In April, weather in Vientiane changes from extremely warm to “oven breeze weather.” From April to June, the only respite from the skin-singeing sunlight is the breeze you feel on your motorbike, which instead of a relief feels like…a gust of wind from the oven, minus the chocolate chip cookie smell.
Conveniently, just as the dry season barrenness and oven breeze extremity seem to be reaching their most unbearable peak, the holiday of Pi Mai Lao, or the Lao New Year, rolls around. The Buddhist new year water festival is celebrated by different names in similar forms in Thailand, Laos, Cambodia, and Burma, and I had been looking forward to the festivities since last year.
During Pi Mai, it is as if all of the rules and conventions are suspended. All forms of business shut down, and the city dances in the streets. People wear skimpier clothing, or matching neon t-shirts, or crazy accessories. Cross-dressing is not uncommon. Taps are turned on and water flows endlessly, much like the beer, which seemingly magically regenerates (along with peoples’ tolerance for drinking it). Music throbs through the air, a festive mix of Lao traditional styles and pumping American top 40. No drivers or pedestrians are safe from water attacks during the three day extravaganza.
A neighborhood party at a Lao friend’s house. All the required elements: laap and spring rolls, and people of all ages cutting loose. The 5 year-olds wield the hose, the older generation pulls me onto the dance floor to sway to a cowbell-heavy Lao beat, and the fraternity-style antics of the younger crowd involve lipstick and flour and ripped tshirts. The sun sets as the dancing has moved to the street, where empty Beerlao crates become stages, and suddenly being soaking wet begins to feel chilly.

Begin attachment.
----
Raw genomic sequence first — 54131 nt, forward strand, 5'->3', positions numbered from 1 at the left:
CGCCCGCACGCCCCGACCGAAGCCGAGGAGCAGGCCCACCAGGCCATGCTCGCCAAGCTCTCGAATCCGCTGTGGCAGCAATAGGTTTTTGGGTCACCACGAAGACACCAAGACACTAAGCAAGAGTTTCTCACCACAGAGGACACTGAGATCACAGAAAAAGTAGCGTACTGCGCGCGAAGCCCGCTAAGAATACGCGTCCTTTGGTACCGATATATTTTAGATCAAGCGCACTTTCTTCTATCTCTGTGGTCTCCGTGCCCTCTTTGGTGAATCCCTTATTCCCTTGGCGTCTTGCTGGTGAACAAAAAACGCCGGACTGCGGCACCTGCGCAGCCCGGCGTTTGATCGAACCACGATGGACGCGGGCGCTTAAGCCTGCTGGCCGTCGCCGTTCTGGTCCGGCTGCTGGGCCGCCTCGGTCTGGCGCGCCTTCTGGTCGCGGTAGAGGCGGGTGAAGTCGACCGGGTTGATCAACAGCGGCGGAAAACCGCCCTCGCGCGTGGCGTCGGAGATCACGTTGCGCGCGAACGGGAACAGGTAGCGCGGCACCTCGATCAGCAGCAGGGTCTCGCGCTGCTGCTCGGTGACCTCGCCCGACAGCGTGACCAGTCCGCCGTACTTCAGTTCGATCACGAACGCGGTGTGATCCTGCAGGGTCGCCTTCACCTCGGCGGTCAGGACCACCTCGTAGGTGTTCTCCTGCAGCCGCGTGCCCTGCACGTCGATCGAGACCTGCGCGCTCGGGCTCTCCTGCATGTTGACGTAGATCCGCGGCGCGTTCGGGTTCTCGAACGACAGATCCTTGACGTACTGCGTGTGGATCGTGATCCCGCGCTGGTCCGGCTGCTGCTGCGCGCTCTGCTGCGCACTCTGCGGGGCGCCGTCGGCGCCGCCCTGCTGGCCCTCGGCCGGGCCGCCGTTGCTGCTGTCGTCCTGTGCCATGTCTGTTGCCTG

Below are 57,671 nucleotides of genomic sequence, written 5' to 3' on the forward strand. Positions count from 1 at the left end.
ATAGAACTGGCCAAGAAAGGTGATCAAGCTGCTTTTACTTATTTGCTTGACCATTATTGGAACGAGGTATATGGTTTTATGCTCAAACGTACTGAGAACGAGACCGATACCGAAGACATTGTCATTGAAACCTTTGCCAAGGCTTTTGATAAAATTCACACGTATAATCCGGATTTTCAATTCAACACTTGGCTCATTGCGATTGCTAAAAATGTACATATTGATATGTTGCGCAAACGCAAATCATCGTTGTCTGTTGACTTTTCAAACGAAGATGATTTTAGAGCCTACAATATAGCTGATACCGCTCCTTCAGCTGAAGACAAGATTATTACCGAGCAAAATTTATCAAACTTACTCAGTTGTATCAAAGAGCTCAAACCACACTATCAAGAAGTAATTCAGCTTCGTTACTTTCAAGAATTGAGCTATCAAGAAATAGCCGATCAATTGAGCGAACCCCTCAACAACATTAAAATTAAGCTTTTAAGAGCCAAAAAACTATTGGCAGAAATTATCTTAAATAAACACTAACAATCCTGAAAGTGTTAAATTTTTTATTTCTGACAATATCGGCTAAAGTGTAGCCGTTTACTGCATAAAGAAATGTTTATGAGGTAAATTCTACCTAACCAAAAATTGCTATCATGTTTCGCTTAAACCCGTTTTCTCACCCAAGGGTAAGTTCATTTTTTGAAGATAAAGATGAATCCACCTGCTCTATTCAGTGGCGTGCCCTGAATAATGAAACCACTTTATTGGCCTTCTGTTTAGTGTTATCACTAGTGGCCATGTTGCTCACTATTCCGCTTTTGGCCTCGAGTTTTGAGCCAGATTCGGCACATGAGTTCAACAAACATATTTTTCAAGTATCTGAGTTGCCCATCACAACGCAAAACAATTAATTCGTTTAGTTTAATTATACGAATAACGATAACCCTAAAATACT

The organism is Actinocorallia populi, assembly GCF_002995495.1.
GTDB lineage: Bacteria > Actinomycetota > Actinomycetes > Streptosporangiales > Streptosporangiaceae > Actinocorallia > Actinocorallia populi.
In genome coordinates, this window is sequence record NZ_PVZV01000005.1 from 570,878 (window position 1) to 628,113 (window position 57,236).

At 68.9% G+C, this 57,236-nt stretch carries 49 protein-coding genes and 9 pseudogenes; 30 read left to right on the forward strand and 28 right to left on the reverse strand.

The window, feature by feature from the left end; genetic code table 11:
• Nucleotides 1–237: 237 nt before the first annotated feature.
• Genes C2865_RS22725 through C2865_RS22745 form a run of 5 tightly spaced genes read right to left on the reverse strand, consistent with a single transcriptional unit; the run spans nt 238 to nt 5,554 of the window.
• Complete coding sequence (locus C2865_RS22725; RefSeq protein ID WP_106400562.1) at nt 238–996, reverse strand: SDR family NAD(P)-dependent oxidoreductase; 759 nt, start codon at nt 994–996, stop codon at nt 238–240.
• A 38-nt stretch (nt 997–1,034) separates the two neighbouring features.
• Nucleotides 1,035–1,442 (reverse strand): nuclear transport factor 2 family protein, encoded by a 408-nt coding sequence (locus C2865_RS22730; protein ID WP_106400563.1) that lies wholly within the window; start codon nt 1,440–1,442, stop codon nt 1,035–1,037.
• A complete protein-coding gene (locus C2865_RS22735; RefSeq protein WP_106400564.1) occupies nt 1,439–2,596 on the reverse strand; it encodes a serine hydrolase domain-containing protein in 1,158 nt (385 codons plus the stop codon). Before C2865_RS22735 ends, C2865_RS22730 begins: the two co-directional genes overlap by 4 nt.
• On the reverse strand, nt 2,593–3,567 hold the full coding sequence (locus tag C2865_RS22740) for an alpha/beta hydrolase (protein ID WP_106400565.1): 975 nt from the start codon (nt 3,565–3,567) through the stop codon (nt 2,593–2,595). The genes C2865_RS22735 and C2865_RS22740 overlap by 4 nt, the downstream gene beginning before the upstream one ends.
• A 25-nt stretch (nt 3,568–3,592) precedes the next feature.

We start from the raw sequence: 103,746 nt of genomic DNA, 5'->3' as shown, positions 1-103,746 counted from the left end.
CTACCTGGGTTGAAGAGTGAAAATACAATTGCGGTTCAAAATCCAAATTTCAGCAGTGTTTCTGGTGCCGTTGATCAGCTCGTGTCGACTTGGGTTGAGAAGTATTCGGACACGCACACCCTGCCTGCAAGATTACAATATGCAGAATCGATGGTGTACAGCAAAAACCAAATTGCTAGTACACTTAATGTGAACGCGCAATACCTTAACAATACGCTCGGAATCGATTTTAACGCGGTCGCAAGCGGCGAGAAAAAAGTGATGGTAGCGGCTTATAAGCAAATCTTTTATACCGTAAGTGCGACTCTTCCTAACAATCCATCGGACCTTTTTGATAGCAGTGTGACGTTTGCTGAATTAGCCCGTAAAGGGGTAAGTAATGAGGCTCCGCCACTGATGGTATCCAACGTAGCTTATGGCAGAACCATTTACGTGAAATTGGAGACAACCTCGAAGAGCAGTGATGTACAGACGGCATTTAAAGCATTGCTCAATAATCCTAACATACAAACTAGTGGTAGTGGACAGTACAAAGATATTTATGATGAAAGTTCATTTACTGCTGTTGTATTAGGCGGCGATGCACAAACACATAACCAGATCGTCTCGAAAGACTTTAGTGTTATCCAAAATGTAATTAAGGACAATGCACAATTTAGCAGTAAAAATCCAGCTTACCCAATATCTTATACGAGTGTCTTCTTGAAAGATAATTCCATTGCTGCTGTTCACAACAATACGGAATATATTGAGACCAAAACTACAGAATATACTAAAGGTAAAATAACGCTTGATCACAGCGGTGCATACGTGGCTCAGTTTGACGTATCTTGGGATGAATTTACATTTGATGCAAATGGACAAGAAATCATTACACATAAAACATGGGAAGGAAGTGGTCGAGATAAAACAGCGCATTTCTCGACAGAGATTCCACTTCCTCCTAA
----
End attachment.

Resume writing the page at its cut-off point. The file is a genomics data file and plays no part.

Elle, my oldest friend, who lives in Indonesia doing Peace Corps (I visited her there in March), arrives, along with Joe and Ben, two more of my oldest friends from high school. Ben is currently backpacking and blogging his way through Southeast Asia, and kicked his trip off with Pi Mai, and Joe is just along for the ride for a week. Minutes after settling them into my house, I take them out on the streets for a Lao style welcome. What should be a 15 minute walk to my friends’ house nearby takes two hours, as all of the neighbors along the way pull us into their parties, for “just one” drink, or a taste of soup, or a dance with the middle-aged man wearing water balloon boobs, or ice down our shirts thanks to some mischievous children.
The third day starts at another neighborhood lunchtime party, but then Elle, Joe, Ben and I head to the Mekong to check out the Beerlao Music Zone, the official dance spot in town. It’s like a roadside celebration multiplied exponentially, with the hosts on stage constantly dousing the audience with water.
…And by Day 4 the city is quiet again. Discarded plastic bags, the remnants of countless water fights, litter the streets, but otherwise life has gone completely back to normal. The rules are back in place and society begins to function normally and politely once again. Until next year.